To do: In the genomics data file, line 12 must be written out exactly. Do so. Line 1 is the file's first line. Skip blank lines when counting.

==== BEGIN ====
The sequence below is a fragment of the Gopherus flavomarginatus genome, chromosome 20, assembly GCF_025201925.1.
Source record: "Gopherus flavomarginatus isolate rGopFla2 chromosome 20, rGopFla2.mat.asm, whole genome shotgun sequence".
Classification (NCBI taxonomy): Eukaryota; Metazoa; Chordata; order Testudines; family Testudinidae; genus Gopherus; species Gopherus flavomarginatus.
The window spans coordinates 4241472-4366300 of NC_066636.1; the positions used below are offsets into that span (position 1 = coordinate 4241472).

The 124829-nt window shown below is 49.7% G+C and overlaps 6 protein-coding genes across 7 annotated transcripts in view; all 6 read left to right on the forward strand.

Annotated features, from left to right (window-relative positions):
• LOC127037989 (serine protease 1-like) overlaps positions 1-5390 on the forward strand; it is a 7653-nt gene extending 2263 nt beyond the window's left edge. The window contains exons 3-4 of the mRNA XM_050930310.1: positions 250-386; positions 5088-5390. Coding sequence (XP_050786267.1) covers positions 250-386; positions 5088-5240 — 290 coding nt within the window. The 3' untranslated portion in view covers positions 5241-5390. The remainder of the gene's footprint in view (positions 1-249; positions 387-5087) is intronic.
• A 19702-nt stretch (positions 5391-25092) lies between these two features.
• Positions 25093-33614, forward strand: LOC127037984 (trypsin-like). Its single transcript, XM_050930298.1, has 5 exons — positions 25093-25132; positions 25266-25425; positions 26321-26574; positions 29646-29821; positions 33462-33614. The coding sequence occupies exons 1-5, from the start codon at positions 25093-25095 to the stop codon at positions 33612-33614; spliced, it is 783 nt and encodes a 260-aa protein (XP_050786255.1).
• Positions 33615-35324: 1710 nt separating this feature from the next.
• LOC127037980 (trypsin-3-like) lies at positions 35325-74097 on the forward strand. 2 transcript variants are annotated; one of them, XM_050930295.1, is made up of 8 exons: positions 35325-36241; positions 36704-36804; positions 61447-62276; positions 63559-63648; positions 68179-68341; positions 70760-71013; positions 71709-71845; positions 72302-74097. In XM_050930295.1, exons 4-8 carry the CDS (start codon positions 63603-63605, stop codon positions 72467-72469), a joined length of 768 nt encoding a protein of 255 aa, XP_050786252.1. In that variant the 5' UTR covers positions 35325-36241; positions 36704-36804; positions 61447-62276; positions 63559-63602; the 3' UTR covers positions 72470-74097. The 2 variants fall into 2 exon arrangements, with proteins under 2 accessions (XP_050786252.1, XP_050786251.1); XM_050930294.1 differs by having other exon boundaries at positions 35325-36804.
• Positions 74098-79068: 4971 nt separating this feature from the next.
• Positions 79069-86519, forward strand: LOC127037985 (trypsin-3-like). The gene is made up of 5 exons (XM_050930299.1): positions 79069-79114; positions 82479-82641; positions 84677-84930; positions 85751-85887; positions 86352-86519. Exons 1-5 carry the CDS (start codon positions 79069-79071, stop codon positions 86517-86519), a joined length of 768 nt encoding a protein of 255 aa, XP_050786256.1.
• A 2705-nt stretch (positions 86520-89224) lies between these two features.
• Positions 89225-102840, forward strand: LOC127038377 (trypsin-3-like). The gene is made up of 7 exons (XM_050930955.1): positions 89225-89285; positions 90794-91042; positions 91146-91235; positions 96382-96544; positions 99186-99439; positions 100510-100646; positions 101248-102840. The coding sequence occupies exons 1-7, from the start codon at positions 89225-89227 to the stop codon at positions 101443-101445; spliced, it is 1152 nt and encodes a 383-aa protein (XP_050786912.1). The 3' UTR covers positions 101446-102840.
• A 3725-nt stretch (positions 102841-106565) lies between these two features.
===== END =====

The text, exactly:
• Positions 74098-79068: 4971 nt separating this feature from the next.